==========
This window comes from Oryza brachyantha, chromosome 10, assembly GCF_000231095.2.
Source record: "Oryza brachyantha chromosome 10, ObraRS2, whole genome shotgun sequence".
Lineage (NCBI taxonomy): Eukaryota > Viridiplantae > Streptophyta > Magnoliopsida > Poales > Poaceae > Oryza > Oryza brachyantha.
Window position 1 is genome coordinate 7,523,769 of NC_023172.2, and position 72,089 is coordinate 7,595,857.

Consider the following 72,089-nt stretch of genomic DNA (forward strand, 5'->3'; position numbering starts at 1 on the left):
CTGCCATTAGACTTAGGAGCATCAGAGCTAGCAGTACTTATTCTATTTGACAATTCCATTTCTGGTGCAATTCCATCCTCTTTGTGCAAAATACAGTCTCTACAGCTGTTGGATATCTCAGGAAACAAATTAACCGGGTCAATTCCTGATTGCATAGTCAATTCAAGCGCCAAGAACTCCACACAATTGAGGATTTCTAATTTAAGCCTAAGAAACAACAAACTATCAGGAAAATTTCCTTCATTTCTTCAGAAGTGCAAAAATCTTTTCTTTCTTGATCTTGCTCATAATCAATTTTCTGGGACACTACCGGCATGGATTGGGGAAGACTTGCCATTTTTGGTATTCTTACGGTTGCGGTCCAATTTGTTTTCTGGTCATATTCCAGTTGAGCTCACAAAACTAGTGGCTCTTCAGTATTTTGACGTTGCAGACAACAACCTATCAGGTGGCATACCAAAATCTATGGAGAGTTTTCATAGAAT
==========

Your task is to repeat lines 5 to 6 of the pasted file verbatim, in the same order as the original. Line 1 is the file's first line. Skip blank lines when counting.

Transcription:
Consider the following 72,089-nt stretch of genomic DNA (forward strand, 5'->3'; position numbering starts at 1 on the left):
CTGCCATTAGACTTAGGAGCATCAGAGCTAGCAGTACTTATTCTATTTGACAATTCCATTTCTGGTGCAATTCCATCCTCTTTGTGCAAAATACAGTCTCTACAGCTGTTGGATATCTCAGGAAACAAATTAACCGGGTCAATTCCTGATTGCATAGTCAATTCAAGCGCCAAGAACTCCACACAATTGAGGATTTCTAATTTAAGCCTAAGAAACAACAAACTATCAGGAAAATTTCCTTCATTTCTTCAGAAGTGCAAAAATCTTTTCTTTCTTGATCTTGCTCATAATCAATTTTCTGGGACACTACCGGCATGGATTGGGGAAGACTTGCCATTTTTGGTATTCTTACGGTTGCGGTCCAATTTGTTTTCTGGTCATATTCCAGTTGAGCTCACAAAACTAGTGGCTCTTCAGTATTTTGACGTTGCAGACAACAACCTATCAGGTGGCATACCAAAATCTATGGAGAGTTTTCATAGAAT